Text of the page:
An irrepressible obsession
Contemporary art - He draws scatologically detailed fictional cities in painstaking pencil. Richard
Paul Noble is shaping up as one of Britain's most idio- syncratic artists. Not for him the coolness of minimal abstraction or multiscreen video installations. Noble opts for an old-fashioned HB pencil. And he wields it with astonishing virtuosity. One of the drawings displayed in his mesmeric exhibition at the Whitechapel Art Gallery in east London is epic enough to fill the width of a titanic wall, but it is executed, like all his others, with a miniaturist's painstaking attention to fanatical detail.
Noble's work is overwhelming. All the images spring from his obsession with the fictional city of Nobson Newtown. A crazy utopian fantasy, it has expanded to mythic proportions since he began a mission to depict everything from the hospital (Nobspital) to the cemetery (Nobsend). The megalomaniac extravagance of the project has a sour undertone. A profound malaise has infected Nobson Newtown, and its symptoms are disturbingly apparent.
An immensely tall drawing is dominated by a building sprouting four minarets, each reminiscent of Trajan's Column. The edifice seems deserted, and the whole structure turns out to be propped up by vertical columns of bones. Elongated chains hang down from the minarets and trail across the ground. Al-though the bunting on the roof strikes a festive note, an air of imminent decay hangs over everything.
In common with Stanley Spencer, Noble is not afraid to incorporate religious references. "Jesus Betrayed," proclaims an inscription on the facade, just above an image of a bizarre figure busily irrigating a tree with a watering can. Directly beneath, a sculpture of the dead Christ in a pieta pose appears reverential. But he clasps a laughable bunch of carrots next to his long, curling penis, and the cloaked man holding him bears an alarming resemblance to a supporter of the Ku Klux Klan.
Confusion multiplies behind the pieta group, where the word "Synagogue'' is lodged in large, three-dimensional Nobfont letters. And just as we begin to grapple with the change from mosque to Jewish worship, we notice some even grander letters below, which spell out "Shopping Mall". Clearly, the priorities of Mammon have usurped spiritual values, and closer inspection reveals that the entire facade of this retail temple is smothered with scatological drawings. They seem to be the work of a half-demented, anally fixated adolescent who has just discovered sex. Turds, penises, buttocks and vaginas spring up everywhere, along with a gleeful indulgence in rampant penetration.
Not for nothing is Noble's world called Nobson. The mall has degenerated into a centre where phallic urges run riot. Sex overrides even shopping in this secularised sin-palace. The drawings are handled with cartoonish aplomb, suggesting that Noble the undoubted moralist coexists with a zanier artist who takes voyeuristic delight in defining orgies at their most indiscriminate. His subversive sense of humour should not be underestimated. One of his drawings is entitled Huh Huh, and the two words erupt from the paper like an unstoppable, debunking guffaw.
At the end of the exhibition's main room stands Noble's only brief nod to new media: a silent, black-and-white DVD projection. He calls this three-minute loop Egg Face, but we soon realise that it is, in reality, a monumental pair of buttocks straining for a shit. Squeamish visitors may be relieved to turn away from this daunting spectacle and study, as a corrective, the quaintly embroidered screen nearby.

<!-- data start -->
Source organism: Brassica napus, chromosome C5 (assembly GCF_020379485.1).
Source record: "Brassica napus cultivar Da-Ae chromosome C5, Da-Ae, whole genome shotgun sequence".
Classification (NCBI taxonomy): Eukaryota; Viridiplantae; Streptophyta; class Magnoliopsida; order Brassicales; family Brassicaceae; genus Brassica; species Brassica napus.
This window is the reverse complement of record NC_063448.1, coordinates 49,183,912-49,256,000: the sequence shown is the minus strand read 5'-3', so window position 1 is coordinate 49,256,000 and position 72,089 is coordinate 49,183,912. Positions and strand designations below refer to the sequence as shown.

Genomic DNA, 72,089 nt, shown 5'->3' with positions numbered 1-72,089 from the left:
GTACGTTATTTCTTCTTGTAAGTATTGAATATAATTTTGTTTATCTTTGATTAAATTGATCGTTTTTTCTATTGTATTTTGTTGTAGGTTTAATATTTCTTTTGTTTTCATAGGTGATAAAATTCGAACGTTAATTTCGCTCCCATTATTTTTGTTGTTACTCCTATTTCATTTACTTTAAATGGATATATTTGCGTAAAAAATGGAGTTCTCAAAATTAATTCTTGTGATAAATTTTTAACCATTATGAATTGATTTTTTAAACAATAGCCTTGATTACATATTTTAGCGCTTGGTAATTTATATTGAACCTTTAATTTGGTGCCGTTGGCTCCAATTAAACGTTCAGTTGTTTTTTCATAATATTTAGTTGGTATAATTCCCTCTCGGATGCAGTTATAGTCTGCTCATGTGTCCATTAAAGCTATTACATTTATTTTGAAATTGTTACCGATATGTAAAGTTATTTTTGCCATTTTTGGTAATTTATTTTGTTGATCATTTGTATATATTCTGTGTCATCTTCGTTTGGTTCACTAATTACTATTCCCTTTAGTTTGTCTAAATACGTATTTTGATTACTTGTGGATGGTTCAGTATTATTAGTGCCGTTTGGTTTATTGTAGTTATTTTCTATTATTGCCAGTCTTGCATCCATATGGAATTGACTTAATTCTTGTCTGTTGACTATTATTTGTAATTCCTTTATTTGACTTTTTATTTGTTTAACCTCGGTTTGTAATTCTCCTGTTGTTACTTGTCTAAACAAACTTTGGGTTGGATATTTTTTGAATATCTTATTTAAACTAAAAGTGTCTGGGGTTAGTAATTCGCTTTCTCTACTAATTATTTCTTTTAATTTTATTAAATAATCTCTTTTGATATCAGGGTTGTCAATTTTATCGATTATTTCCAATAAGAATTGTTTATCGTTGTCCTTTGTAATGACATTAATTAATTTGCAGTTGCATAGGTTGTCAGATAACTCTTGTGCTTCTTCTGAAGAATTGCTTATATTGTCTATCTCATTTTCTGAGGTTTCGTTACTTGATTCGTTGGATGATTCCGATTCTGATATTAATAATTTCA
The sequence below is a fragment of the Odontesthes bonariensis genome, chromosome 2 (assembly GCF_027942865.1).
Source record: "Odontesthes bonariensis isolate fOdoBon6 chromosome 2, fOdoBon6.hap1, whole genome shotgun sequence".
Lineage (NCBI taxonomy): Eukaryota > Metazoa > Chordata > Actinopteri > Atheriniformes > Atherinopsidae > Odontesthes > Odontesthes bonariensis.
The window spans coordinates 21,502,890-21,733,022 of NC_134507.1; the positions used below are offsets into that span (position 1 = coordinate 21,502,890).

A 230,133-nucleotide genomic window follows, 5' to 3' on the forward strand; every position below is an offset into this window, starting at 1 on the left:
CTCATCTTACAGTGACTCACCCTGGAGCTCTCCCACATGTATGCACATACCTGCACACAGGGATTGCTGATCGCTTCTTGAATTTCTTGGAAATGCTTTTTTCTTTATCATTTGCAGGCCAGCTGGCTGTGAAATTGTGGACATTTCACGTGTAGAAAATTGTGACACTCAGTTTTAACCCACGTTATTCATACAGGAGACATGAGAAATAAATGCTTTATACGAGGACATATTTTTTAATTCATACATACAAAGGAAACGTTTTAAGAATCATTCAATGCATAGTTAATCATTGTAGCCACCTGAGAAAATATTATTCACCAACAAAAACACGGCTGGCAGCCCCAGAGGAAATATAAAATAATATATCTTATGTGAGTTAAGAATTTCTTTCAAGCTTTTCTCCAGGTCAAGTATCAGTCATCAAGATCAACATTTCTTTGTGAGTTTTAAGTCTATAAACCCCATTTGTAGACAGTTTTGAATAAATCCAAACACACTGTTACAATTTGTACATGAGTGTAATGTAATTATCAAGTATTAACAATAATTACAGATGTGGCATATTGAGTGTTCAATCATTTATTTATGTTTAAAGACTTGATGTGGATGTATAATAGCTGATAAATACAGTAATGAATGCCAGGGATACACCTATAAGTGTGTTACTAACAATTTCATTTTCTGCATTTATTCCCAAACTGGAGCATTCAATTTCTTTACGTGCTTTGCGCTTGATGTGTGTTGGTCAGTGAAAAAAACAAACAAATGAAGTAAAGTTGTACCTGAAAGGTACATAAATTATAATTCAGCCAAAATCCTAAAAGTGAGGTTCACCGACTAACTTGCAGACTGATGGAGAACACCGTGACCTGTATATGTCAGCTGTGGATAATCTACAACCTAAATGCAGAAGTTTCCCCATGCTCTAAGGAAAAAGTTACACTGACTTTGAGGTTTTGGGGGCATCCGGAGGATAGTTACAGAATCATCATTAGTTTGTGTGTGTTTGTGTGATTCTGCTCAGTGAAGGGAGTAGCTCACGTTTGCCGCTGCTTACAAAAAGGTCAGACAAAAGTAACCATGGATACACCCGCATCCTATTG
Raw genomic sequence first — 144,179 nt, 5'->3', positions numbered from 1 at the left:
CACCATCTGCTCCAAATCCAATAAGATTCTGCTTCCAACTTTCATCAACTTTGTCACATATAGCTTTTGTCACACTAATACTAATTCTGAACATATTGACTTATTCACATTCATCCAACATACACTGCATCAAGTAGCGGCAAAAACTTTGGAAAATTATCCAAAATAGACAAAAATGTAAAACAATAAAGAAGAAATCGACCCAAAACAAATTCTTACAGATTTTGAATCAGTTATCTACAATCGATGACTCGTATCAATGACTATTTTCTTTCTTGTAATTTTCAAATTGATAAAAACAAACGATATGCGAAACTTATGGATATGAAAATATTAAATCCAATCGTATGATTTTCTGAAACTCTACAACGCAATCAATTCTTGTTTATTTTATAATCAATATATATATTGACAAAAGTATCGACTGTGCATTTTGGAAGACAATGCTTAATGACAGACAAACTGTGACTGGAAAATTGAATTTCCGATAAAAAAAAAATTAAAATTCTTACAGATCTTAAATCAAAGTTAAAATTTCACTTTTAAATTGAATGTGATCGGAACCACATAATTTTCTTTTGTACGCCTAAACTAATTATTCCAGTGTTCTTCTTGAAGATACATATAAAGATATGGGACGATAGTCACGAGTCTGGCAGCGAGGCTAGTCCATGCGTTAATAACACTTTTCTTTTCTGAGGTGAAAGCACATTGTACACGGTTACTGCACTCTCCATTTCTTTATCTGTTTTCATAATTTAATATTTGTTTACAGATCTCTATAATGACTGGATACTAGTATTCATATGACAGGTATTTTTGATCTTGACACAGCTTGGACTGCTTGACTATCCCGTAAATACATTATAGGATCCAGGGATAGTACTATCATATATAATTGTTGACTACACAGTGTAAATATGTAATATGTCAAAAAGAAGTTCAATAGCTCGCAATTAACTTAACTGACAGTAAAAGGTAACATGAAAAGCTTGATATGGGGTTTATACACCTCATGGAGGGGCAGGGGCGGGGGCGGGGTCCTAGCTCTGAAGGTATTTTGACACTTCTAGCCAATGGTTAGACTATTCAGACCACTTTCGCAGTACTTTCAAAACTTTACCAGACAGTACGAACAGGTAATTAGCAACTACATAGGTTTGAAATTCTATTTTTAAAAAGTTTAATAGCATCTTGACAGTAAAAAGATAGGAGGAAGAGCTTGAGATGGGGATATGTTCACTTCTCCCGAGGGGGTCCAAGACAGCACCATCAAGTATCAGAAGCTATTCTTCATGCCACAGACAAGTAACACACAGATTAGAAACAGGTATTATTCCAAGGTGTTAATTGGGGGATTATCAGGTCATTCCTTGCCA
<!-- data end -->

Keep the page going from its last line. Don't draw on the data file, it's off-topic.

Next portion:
Embellished with a marquetry base executed by the artist's brother, the screen turns out to be a remarkably restrained exercise. An unusual amount of space on the screen has been left empty, albeit studded with tiny white beads. Strange rectangular fragments float through the sky, while a blurred pinkness seems to explode from the branch of the dominant tree. The fuzzy particles turn out to be a nest, suggesting an unexpected celebration of new life.
Birds and animals feature in all of Noble's works, often outnumbering humans. These irrepressible creatures are frequently just as mischievous. They proliferate over the surface of a two-metre-high white egg mounted on a stand. From a distance, it looks like a straightforward sculpture, but as we approach this swollen form and walk around it, our eyes are ensnared by the pencil drawings that cover its surface. Fish, birds and furry little beasts abound. Yet any pleasure proves short-lived, because hypodermic needles can also be seen, injecting the creatures with substances that render them helpless. They lie prone in cages, waiting to be subjected to all kinds of unimaginable experiments. Animal abuse permeates the entire egg.
The largest drawing on view is a 17-sheet colossus, Ye Olde Ruin. The title might lull viewers into imagining that Noble's intentions here are Romantic, even Sublime. But the image itself soon disabuses us of this. Among the meticulously drawn tombstones and architectural follies, we find a couplet from the 12th-century Rubaiyat of Omar Khayyam: "One thing is certain, and the rest is lies;/The flower that once has blown for ever dies."
The words make chilling sense. The emphasis on multiple meanings, mischief-making and bravura accomplishment drops away. Beneath its prodigious energy and inventiveness, Noble's vision is seasoned with an elegiac awareness of transience, futility and the grave.
"Paul Noble" is at the Whitechapel Art Gallery, London E1 (020 7522 7888) until 14 November